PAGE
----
OVERVIEW: Annenberg's main criteria for all its grantmaking, and how it considers each applicant, revolves around leadership, a commitment to diversity, innovation and organizational strength.
IP TAKE: While Annenberg makes a number of large gifts each year, the foundation is fairly democratic in its distribution of funds and also makes a number of grants on a much smaller scale as well.
PROFILE: Upon the occasion of his death in late 2002, Walter Annenberg gave $1 billion to the Metropolitan Museum of art and another $375 million to found the Annenberg Foundation.
In the past, Annenberg has supported "Expressionism: The Graphic Impulse," an exhibition on German Expressionist printmaking, with $300,000. The same year, the Museum of Jurassic Technology received $100,000 from Annenberg to extend an exhibition of work by artists at the Culver City, California-based Roger Brown Residency Project.
Annenberg likes to give the majority of its big grantmaking dollars to large institutions with buildings that will (eventually) bear the Annenberg name. For instance, a few years back the foundation awarded the University of Southern California a total of $100 million in two grants — $50 million for the Annenberg Academic Building that will house classes in journalism and media to "foster creativity" and another $50 million to support the construction of the Annenberg Academic Building. A smaller grant of $5 million was awarded a few years ago for the Wallis Annenberg Center for the Performing Arts.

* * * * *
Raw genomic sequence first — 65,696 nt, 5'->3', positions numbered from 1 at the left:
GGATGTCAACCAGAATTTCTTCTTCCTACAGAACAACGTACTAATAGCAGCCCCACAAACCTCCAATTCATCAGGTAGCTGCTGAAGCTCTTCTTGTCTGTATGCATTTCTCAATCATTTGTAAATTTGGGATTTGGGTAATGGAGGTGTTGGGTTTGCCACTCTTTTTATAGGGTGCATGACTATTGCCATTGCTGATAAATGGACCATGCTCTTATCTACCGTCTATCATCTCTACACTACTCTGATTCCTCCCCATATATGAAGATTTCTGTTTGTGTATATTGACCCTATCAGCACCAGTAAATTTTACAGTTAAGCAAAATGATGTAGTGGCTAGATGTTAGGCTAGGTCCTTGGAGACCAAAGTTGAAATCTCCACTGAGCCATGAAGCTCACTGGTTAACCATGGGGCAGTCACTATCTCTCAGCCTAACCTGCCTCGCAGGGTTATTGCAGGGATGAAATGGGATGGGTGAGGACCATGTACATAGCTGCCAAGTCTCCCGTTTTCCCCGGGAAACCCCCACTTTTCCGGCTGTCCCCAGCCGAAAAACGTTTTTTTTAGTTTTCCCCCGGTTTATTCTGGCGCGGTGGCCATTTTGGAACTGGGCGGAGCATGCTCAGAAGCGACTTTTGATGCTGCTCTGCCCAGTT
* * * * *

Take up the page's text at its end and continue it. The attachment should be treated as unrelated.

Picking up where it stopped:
Such big grantmaking numbers may cause one to believe that the Annenberg Foundation will only make grants to projects that it can slap its name on. Thankfully, that isn't true. The foundation awards arts grants each year, large and small. What's better is that its artistic interests are very widespread. Here's a look:
- $25,000 to MoMA for the exhibition Bill Brandt: Shadow and Light
- $100,000 to the World Monument Fund to restore the Church of San Pedro Apostol
- $16,000 to Theatre of Note for three productions of A Mulholland Christmas Carol
- $200,000 to Opera Fuoco to support the cost of a period instrument orchestra
- $300,000 to the Museum of Jurassic Technology for a Goran Djordjevic collaboration and for general operating support
- $1 million to the Hirshhorn Museum and Sculpture Garden
- $250,000 to the Delta Music Institute for the support of its Mobile Music Lab
On its grantmaking page, Annenberg expresses a forgiving attitude unique among many foundations. The foundation describes itself as "willing to take measured risks with a tolerance for occasional failure," if that is what it takes to find the truly worthy grantees. Also worth noting is that Annenberg states that prioritizes "nonprofit organizations serving Los Angeles, Ventura, Orange, Riverside and San Bernardino Counties." You can find more information including the grantmaking guidelines here. Grants are for one year, and range between $10,000 and $100,000. Annenberg supports the visual arts in particular through its Arts & Culture initiative.
Remember, the foundation does not shy away from taking "measured risks." Even if you think your organization's artistic endeavors are a bit too far "out there," that may not necessarily be the case, making it worth taking a run at Annenberg.
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